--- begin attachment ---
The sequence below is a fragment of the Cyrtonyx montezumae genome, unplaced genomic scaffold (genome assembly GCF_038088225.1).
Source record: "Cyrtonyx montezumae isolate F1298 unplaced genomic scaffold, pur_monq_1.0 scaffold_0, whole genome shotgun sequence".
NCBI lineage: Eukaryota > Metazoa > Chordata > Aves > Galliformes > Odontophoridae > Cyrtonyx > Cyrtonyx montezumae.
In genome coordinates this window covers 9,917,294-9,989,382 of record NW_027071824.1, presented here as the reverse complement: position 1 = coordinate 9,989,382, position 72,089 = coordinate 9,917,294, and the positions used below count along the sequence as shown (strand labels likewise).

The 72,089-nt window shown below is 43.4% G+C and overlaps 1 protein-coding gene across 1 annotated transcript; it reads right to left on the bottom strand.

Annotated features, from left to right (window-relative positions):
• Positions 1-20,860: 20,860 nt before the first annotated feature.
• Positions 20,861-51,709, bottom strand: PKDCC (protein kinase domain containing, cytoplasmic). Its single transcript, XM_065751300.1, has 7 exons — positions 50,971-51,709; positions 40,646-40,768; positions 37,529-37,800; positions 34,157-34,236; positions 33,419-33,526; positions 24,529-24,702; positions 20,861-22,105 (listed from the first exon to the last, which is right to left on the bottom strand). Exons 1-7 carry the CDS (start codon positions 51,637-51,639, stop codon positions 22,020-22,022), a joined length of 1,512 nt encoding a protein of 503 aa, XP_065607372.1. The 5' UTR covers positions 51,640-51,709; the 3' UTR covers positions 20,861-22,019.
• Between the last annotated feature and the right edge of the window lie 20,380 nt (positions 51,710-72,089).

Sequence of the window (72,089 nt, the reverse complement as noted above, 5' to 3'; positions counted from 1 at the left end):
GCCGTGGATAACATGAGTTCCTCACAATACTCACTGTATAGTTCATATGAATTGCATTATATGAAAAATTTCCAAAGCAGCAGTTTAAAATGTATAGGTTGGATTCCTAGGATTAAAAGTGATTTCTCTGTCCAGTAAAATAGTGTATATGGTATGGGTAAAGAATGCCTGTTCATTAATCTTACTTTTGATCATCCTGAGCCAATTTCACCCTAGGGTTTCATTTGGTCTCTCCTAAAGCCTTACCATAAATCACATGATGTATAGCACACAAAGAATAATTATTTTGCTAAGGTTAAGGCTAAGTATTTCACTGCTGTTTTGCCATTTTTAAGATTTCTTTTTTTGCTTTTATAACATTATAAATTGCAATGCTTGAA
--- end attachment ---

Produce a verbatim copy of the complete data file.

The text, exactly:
The sequence below is a fragment of the Cyrtonyx montezumae genome, unplaced genomic scaffold (genome assembly GCF_038088225.1).
Source record: "Cyrtonyx montezumae isolate F1298 unplaced genomic scaffold, pur_monq_1.0 scaffold_0, whole genome shotgun sequence".
NCBI lineage: Eukaryota > Metazoa > Chordata > Aves > Galliformes > Odontophoridae > Cyrtonyx > Cyrtonyx montezumae.
In genome coordinates this window covers 9,917,294-9,989,382 of record NW_027071824.1, presented here as the reverse complement: position 1 = coordinate 9,989,382, position 72,089 = coordinate 9,917,294, and the positions used below count along the sequence as shown (strand labels likewise).

The 72,089-nt window shown below is 43.4% G+C and overlaps 1 protein-coding gene across 1 annotated transcript; it reads right to left on the bottom strand.

Annotated features, from left to right (window-relative positions):
• Positions 1-20,860: 20,860 nt before the first annotated feature.
• Positions 20,861-51,709, bottom strand: PKDCC (protein kinase domain containing, cytoplasmic). Its single transcript, XM_065751300.1, has 7 exons — positions 50,971-51,709; positions 40,646-40,768; positions 37,529-37,800; positions 34,157-34,236; positions 33,419-33,526; positions 24,529-24,702; positions 20,861-22,105 (listed from the first exon to the last, which is right to left on the bottom strand). Exons 1-7 carry the CDS (start codon positions 51,637-51,639, stop codon positions 22,020-22,022), a joined length of 1,512 nt encoding a protein of 503 aa, XP_065607372.1. The 5' UTR covers positions 51,640-51,709; the 3' UTR covers positions 20,861-22,019.
• Between the last annotated feature and the right edge of the window lie 20,380 nt (positions 51,710-72,089).

Sequence of the window (72,089 nt, the reverse complement as noted above, 5' to 3'; positions counted from 1 at the left end):
GCCGTGGATAACATGAGTTCCTCACAATACTCACTGTATAGTTCATATGAATTGCATTATATGAAAAATTTCCAAAGCAGCAGTTTAAAATGTATAGGTTGGATTCCTAGGATTAAAAGTGATTTCTCTGTCCAGTAAAATAGTGTATATGGTATGGGTAAAGAATGCCTGTTCATTAATCTTACTTTTGATCATCCTGAGCCAATTTCACCCTAGGGTTTCATTTGGTCTCTCCTAAAGCCTTACCATAAATCACATGATGTATAGCACACAAAGAATAATTATTTTGCTAAGGTTAAGGCTAAGTATTTCACTGCTGTTTTGCCATTTTTAAGATTTCTTTTTTTGCTTTTATAACATTATAAATTGCAATGCTTGAA